In summary, we have successfully demonstrated HDHF Lissajous MEMS mirrors. The Lissajous MEMS mirror had a low Q-factor for the inner mirror for a broad frequency tuning range, as well as similar resonant frequencies in the inner mirror and the frame mirror, with high mechanical stability. The MEMS mirror had resonant frequencies at 5402 Hz and 6702 Hz in the inner mirror and the frame mirror, respectively. The total scanning angles were 20° and 18° with 40 V p p operation voltages in the inner mirror and the frame mirror, respectively. High definition and high frame rate (HDHF) Lissajous scanning was successfully realized by applying the scanning frequency selection. The controlled Lissajous MEMS mirror provided a 94% fill factor at 50 frames per second for 256 × 256 pixels. In addition, diverse sets of HDHF scanning were demonstrated for potential use in various applications. HDHF Lissajous MEMS mirrors can be utilized for assorted laser scanning-based imaging and display applications.

Author Contributions

Y.-H.S. and K.-H.J. designed the project, analyzed data, and wrote the manuscript. K.H. and H.K. analyzed the results. K.-H.J. supervised the project. All authors discussed the results and commented on the manuscript.

Acknowledgments

This work was supported by the Ministry of Science and ICT (2018029899), the Global Frontier Project (2011-0031848), and the Korea Health Industry Development Institute (KHIDI, HI13C2181) funded by the Ministry of Health and Welfare, Korea.

Conflicts of Interest

The authors declare no conflict of interest.

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Figure 1. A schematic illustration of the high definition, high frame rate (HDHF) Lissajous MEMS mirror. A conventional raster MEMS mirror provides two-dimensional (2D) scanning with a ratio of two frequencies of 1:N and a torsional micromirror usually requires a flexible micro-spring. Unlike raster scanning MEMS mirrors, conventional Lissajous MEMS mirrors have high mechanical stability. Conventional Lissajous mirrors also have a high Q factor, which derives a substantial change of the scanning amplitude depending on the scanning frequency. In contrast, the HDHF Lissajous MEMS mirror features an inner mirror with a low Q-factor, which allowed a broad selection range of scanning frequencies. The selection of scanning frequencies at pseudo-resonance with a high greatest common divisor (GCD) and a high total lobe number (N, ( f x + f y )/GCD), which is larger than the minimum total lobe number ( N m i n ) for the targeted FF, enabled HDHF Lissajous scanning. Since the designed MEMS mirror is for 2D laser scanning, biaxial scanning frequencies had to be selected. Note that f x and f y infer the resonant frequencies of the inner mirror and the frame mirror, respectively. In addition, biaxial scanning frequencies are defined as f x ’ and f y ’, which infer the selected freque-ncies of the inner mirror and frame mirror, respectively, determined by the frequency selection rule.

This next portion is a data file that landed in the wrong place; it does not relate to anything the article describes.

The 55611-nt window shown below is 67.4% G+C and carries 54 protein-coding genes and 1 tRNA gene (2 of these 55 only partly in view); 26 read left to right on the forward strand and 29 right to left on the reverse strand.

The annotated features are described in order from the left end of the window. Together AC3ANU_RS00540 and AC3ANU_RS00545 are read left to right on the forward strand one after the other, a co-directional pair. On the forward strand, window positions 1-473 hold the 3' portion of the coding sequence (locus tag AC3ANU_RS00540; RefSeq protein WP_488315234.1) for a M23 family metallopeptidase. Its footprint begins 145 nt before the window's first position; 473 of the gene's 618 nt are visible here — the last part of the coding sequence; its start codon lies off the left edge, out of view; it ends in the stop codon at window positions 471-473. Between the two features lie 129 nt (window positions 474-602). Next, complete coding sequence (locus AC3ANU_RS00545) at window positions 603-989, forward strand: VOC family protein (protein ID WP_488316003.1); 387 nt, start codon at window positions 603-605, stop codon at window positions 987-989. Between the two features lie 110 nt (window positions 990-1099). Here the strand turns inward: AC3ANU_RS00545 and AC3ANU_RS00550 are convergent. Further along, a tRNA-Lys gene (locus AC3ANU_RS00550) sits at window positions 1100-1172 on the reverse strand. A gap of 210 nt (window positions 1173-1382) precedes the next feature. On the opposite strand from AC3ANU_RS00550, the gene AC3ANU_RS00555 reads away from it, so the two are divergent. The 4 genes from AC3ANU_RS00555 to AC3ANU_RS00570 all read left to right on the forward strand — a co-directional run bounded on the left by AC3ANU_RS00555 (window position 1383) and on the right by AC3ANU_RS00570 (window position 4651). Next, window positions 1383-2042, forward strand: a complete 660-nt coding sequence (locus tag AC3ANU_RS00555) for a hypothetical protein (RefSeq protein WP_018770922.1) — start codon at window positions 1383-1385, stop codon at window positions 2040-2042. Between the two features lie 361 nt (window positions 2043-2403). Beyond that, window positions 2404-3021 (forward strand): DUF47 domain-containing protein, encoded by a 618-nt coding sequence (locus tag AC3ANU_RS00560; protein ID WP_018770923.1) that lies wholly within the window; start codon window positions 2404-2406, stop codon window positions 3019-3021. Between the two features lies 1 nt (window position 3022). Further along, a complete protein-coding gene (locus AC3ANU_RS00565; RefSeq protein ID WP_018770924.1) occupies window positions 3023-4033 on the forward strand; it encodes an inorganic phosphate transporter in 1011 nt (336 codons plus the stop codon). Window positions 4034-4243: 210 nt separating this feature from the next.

Figure 1. A schematic illustration of the high definition, high frame rate (HDHF) Lissajous MEMS mirror. A conventional raster MEMS mirror provides two-dimensional (2D) scanning with a ratio of two frequencies of 1:N and a torsional micromirror usually requires a flexible micro-spring. Unlike raster scanning MEMS mirrors, conventional Lissajous MEMS mirrors have high mechanical stability. Conventional Lissajous mirrors also have a high Q factor, which derives a substantial change of the scanning amplitude depending on the scanning frequency. In contrast, the HDHF Lissajous MEMS mirror features an inner mirror with a low Q-factor, which allowed a broad selection range of scanning frequencies. The selection of scanning frequencies at pseudo-resonance with a high greatest common divisor (GCD) and a high total lobe number (N, ( f x + f y )/GCD), which is larger than the minimum total lobe number ( N m i n ) for the targeted FF, enabled HDHF Lissajous scanning. Since the designed MEMS mirror is for 2D laser scanning, biaxial scanning frequencies had to be selected. Note that f x and f y infer the resonant frequencies of the inner mirror and the frame mirror, respectively. In addition, biaxial scanning frequencies are defined as f x ’ and f y ’, which infer the selected freque-ncies of the inner mirror and frame mirror, respectively, determined by the frequency selection rule.
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Figure 2. Microfabrication procedure and SEM images of HDHF Lissajous MEMS mirror. (a) Microfabrication procedure. The MEMS mirror was fabricated using a 6-inch SOI wafer with high conductivity. (b) A schematic of the electrical layout of the MEMS mirror. (c) Top SEM image of the microfabricated HDHF Lissajous MEMS mirror (scale bar: 200 μm). The physical dimensions of the MEMS mirror were 1.2 × 1.2 × 0.43 mm3. (de) Perspective SEM images of the comb drives of the inner mirror and the frame mirror, respectively (scale bar: 50 μm). The widths of the torsion bar were 2.8 μm and 8.8 μm in the inner mirror and the frame mirror, respectively.
Figure 2. Microfabrication procedure and SEM images of HDHF Lissajous MEMS mirror. (a) Microfabrication procedure. The MEMS mirror was fabricated using a 6-inch SOI wafer with high conductivity. (b) A schematic of the electrical layout of the MEMS mirror. (c) Top SEM image of the microfabricated HDHF Lissajous MEMS mirror (scale bar: 200 μm). The physical dimensions of the MEMS mirror were 1.2 × 1.2 × 0.43 mm3. (de) Perspective SEM images of the comb drives of the inner mirror and the frame mirror, respectively (scale bar: 50 μm). The widths of the torsion bar were 2.8 μm and 8.8 μm in the inner mirror and the frame mirror, respectively.